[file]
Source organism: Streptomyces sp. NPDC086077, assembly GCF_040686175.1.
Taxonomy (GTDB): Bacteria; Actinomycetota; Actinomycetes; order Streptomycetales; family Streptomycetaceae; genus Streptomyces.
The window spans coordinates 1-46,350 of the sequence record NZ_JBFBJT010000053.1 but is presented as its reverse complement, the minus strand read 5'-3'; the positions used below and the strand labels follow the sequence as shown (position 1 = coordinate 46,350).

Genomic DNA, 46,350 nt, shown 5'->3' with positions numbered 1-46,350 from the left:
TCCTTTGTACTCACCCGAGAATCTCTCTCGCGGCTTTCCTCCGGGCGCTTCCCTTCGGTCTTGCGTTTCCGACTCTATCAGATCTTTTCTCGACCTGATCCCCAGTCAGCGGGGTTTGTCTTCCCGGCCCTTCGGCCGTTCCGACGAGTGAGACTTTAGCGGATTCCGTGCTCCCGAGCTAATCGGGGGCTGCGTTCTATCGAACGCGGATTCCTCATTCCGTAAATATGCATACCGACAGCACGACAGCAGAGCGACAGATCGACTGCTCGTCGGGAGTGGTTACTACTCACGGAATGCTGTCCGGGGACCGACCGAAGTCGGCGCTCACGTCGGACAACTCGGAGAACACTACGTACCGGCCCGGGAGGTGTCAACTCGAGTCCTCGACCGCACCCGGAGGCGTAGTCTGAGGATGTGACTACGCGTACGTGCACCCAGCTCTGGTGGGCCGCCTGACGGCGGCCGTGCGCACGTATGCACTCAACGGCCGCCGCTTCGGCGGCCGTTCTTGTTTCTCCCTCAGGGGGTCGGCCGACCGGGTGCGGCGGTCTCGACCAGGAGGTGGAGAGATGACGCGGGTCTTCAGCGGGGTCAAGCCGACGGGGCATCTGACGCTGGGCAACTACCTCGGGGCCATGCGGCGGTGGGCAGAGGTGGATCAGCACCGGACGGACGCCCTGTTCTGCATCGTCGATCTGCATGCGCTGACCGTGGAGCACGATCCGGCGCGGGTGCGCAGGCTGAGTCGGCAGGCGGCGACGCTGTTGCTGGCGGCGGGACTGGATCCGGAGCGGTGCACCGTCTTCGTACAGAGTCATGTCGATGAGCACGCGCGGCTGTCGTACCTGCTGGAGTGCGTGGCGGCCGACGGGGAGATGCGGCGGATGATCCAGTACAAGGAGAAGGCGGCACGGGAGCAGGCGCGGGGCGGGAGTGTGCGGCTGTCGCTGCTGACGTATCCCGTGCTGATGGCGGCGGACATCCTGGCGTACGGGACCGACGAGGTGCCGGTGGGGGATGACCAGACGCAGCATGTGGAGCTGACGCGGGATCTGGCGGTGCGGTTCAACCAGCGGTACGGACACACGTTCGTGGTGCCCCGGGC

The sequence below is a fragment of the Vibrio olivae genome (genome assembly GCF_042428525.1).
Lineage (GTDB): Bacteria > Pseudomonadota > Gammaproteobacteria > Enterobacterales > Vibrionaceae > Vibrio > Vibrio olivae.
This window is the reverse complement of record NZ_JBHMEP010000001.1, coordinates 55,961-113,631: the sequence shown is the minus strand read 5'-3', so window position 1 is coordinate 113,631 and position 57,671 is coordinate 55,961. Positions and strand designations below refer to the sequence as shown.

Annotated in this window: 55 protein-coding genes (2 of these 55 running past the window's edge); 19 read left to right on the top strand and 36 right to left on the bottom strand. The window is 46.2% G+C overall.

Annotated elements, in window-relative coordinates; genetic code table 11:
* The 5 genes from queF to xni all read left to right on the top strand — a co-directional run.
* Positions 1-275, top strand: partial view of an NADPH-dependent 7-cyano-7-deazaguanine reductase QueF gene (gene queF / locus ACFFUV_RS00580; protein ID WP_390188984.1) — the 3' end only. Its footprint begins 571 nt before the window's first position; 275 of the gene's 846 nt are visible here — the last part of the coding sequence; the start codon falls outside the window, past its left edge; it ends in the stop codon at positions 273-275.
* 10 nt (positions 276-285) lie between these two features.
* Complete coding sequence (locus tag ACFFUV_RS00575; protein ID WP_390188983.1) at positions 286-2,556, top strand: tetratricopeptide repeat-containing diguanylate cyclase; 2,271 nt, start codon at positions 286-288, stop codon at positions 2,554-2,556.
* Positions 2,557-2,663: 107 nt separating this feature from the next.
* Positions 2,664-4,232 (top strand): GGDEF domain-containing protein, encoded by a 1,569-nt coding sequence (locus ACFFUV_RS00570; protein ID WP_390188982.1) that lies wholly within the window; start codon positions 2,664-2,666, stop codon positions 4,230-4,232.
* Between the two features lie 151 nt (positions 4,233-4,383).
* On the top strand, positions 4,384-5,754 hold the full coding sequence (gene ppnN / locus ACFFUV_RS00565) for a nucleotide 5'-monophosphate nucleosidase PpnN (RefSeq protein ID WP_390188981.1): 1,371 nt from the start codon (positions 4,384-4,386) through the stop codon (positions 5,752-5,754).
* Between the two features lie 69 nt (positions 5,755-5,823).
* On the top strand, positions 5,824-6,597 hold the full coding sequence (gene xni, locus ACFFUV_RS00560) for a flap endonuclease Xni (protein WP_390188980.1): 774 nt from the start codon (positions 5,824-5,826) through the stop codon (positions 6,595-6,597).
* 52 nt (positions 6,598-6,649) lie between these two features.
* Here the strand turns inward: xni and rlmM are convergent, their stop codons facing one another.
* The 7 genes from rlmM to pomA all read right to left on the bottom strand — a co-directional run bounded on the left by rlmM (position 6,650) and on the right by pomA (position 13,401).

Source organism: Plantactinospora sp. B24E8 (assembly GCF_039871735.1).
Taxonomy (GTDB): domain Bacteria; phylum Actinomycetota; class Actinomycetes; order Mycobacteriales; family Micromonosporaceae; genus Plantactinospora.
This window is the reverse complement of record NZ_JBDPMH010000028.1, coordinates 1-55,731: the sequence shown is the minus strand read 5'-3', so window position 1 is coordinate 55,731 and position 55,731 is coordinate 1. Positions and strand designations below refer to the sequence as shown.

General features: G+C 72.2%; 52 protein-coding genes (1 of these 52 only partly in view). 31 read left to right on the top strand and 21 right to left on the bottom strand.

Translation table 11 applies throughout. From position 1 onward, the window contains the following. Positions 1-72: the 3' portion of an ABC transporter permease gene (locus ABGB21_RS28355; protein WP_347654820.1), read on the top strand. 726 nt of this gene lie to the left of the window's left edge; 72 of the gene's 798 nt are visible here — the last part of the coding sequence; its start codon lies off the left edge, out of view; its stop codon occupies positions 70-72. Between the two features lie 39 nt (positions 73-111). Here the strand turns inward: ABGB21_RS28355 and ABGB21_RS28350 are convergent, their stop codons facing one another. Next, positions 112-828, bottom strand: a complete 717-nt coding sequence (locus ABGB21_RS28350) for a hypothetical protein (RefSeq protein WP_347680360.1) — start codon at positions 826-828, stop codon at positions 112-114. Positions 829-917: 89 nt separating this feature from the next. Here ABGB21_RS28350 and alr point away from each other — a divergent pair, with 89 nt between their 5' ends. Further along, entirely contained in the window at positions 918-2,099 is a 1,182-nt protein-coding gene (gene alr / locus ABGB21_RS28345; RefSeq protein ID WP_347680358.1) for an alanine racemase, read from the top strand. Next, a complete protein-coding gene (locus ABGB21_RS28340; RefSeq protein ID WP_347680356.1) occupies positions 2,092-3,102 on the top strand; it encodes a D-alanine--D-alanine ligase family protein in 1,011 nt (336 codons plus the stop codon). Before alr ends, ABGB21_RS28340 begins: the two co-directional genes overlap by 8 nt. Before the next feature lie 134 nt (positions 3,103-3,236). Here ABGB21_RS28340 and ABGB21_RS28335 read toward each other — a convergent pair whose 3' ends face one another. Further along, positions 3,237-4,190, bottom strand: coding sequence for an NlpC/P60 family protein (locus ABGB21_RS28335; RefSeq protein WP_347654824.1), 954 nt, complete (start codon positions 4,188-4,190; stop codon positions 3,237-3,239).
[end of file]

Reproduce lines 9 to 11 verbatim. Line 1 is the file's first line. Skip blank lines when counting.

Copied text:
Annotated in this window: 55 protein-coding genes (2 of these 55 running past the window's edge); 19 read left to right on the top strand and 36 right to left on the bottom strand. The window is 46.2% G+C overall.

Annotated elements, in window-relative coordinates; genetic code table 11:
* The 5 genes from queF to xni all read left to right on the top strand — a co-directional run.